The violent fingers of electricity that struck a sand dune in Nebraska have left behind a configuration of crystal rarely found in nature.
Inside a piece of fulgurite – or 'fossilized lightning' – created by a powerful bolt of electricity traveling into and fusing sand, scientists have found a quasicrystal, an arrangement of matter once thought to be impossible.
This discovery suggests there are previously unknown formation pathways for quasicrystals, opening up new avenues for their synthesis in the laboratory.
"The current investigation was designed to explore a different possible nature-inspired mechanism for generating quasicrystals: electrical discharge," write a team of researchers led by geologist Luca Bindi of the University of Florence in Italy in their paper.
"The discovery of a quasicrystal in a fulgurite with rarely observed 12-fold symmetry and a not been reported previously composition indicates that this approach may also be promising in the laboratory."
Most crystalline solids in nature, from the humble table salt to the toughest diamonds, follow the same pattern: their atoms are arranged in a lattice structure that repeats in three-dimensional space.
Solids that don't have these repeating atomic structures – amorphous solids like glass – are generally an atomic mess, a jumble of atoms mooshed in together with no rhyme or reason.
Quasicrystals break the rule – their atoms are arranged in a pattern, but that pattern does not repeat.
When the idea of quasicrystals first emerged in the 1980s, the concept was thought impossible. Solids could be either crystalline or amorphous, not this weird in-between. But then scientists actually found them, in both the laboratory setting and in nature, deep inside meteorites.
Since then, scientists have determined that quasicrystals in nature can only form under extreme conditions, with incredibly high shock, temperature, and pressure.
Hypervelocity meteorite impacts is one such setting; in fact, for a long time, it was the only setting in which they had been found in nature, and was thus thought to be possibly the only place they could occur.
Then Bindi and his colleague, physicist Paul Steinhardt of Princeton University, along with their team, found a quasicrystal forged during a nuclear bomb test in 1945. Although not exactly 'natural' conditions, the discovery suggested that there might be other settings in which quasicrystals could form.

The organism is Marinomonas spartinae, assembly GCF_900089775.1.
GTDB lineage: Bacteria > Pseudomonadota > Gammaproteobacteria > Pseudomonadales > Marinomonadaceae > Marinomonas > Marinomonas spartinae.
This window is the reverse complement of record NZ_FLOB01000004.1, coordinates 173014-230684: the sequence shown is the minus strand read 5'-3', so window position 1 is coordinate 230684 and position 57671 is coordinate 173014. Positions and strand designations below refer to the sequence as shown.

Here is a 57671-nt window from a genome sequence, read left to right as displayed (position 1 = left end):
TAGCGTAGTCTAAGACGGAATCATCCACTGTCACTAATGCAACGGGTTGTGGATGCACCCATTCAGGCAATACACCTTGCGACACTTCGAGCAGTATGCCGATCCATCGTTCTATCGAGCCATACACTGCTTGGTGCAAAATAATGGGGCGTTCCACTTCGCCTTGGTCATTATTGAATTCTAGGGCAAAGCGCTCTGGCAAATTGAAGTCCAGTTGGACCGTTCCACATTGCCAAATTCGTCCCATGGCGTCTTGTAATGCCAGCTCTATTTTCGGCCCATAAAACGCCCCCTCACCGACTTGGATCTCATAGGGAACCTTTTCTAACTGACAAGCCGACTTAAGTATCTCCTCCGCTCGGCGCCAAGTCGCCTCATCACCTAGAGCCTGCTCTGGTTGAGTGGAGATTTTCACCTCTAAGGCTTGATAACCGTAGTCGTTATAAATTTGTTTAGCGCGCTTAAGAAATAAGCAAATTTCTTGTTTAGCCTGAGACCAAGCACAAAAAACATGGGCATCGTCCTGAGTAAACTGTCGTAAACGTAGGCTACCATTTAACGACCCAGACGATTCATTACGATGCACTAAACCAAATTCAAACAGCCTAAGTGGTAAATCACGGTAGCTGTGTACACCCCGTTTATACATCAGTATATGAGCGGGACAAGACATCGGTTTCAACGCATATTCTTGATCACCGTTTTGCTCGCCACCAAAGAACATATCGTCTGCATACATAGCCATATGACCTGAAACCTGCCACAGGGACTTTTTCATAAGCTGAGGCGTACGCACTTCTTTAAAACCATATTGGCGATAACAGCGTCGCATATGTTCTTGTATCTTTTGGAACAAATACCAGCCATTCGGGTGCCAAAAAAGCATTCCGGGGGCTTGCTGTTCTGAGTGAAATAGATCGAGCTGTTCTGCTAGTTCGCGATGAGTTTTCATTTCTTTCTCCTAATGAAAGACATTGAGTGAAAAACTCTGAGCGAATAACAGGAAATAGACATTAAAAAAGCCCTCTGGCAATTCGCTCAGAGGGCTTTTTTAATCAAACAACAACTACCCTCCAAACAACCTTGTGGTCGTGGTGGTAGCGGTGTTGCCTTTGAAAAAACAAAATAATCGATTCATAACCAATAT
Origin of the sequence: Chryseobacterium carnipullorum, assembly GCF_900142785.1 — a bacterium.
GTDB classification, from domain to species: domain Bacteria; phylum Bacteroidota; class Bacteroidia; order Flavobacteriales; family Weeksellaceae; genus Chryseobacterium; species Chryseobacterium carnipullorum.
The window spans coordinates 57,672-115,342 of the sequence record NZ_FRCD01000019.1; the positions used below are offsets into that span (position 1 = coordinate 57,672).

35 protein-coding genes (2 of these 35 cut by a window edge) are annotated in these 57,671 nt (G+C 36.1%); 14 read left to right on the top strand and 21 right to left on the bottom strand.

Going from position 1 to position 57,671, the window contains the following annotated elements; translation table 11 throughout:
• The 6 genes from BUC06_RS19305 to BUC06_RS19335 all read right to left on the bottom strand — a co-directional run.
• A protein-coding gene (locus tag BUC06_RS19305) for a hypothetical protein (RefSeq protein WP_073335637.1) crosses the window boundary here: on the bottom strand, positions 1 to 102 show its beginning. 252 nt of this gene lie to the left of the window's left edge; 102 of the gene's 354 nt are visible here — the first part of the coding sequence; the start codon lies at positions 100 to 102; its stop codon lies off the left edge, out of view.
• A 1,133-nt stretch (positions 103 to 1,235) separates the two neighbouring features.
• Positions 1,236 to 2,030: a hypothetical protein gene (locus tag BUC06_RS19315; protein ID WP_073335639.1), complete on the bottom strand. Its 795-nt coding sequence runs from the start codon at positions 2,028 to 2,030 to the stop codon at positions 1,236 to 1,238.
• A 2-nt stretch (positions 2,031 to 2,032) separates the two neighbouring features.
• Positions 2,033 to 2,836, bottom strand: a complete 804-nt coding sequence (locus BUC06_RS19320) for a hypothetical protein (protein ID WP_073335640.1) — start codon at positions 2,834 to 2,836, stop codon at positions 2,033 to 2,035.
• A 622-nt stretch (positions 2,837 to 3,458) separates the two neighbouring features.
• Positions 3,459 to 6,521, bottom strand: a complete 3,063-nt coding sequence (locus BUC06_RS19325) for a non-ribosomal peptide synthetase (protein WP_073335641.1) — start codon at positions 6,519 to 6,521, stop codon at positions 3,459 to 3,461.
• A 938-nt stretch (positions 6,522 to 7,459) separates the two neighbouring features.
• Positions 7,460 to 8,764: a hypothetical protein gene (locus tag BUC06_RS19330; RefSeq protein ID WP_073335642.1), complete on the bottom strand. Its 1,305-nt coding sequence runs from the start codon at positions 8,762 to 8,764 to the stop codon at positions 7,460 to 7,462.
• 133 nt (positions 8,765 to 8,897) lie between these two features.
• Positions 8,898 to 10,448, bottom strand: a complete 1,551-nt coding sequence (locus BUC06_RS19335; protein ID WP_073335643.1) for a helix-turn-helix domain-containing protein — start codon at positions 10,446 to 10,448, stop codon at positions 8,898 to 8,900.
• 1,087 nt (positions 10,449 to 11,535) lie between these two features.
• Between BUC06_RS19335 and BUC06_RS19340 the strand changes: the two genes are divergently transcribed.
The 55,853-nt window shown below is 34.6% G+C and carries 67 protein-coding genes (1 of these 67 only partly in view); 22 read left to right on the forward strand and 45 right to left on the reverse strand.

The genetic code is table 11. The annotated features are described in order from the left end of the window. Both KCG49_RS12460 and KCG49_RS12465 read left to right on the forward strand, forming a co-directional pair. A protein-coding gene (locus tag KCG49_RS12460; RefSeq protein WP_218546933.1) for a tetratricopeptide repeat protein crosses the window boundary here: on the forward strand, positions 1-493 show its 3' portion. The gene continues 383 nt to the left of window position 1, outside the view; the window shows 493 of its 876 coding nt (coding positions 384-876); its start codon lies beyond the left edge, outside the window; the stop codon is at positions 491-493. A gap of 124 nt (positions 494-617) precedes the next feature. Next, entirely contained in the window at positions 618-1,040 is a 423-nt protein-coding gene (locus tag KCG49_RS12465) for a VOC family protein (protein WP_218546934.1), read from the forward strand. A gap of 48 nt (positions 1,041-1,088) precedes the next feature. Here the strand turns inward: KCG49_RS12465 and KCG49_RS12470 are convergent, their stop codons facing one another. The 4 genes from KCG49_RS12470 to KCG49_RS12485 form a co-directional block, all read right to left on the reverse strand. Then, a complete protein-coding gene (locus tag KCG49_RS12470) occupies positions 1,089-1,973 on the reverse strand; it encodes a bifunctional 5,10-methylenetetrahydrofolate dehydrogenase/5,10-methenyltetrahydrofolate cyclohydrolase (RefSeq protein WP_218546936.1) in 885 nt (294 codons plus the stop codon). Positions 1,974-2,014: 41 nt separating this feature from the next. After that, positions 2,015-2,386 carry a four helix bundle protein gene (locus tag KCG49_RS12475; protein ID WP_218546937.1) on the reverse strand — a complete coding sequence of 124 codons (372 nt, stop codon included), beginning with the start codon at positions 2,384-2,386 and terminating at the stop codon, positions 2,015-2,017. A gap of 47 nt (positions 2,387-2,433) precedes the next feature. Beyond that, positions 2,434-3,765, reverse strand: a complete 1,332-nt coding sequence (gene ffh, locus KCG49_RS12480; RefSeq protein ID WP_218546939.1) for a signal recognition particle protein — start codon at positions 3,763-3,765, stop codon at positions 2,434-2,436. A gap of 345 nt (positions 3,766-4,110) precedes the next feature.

And, when it hits the ground in the right place with enough power, it can melt sand, leaving behind a fulgurite – a 'fossil' of the path it traveled through the ground.
All the ingredients are there: shock, temperature, and pressure. So Bindi, Steinhardt, and their colleagues set about investigating fulgurites for quasicrystals.
They obtained a fulgurite sample from the Sandhills region of Nebraska, retrieved from a site close to a fallen power line, and subjected it to scanning electron microscopy and transmission electron microscopy, to determine its chemical composition and crystalline structure.
The sample consisted of fused sand, and traces of melted conductor metal from the power line. Within it, the researchers found a dodecahedral (twelve-sided) quasicrystal with the previously unreported composition Mn72.3Si15.6Cr9.7Al1.8Ni0.6.
The atoms in this quasicrystal formed a pattern with a 12-fold symmetry, arranged in a quasicrystalline order impossible in normal crystals.
It's unclear whether lightning or the power line were responsible for the electricity that created the fulgurite; however, based on their analysis, the team determined that the sand had to have been heated to at least 1,710 degrees Celsius (3,110 degrees Fahrenheit) to create the fulgurite.
This, the researchers say, gives clues about how scientists could create quasicrystals in the lab. Quasicrystals found in a meteorite suggested that shock synthesis could be one way; lightning offers new possibilities.
"The discovery of a dodecagonal quasicrystal formed by a lightning strike or downed power line suggests that electric discharge experiments may be another approach to be added to our arsenal of synthesis methods," they write in their paper.
And the discovery points to what could be previously overlooked quasicrystal formation pathways – both on Earth, and beyond.
"The results presented here, together with the trace element abundances measured in natural quasicrystals, open the possibility that electric discharge in the early solar nebula may have played a key role that not only accounts for the requisite reducing conditions but also promotes quasicrystal formation."
The research has been published in PNAS.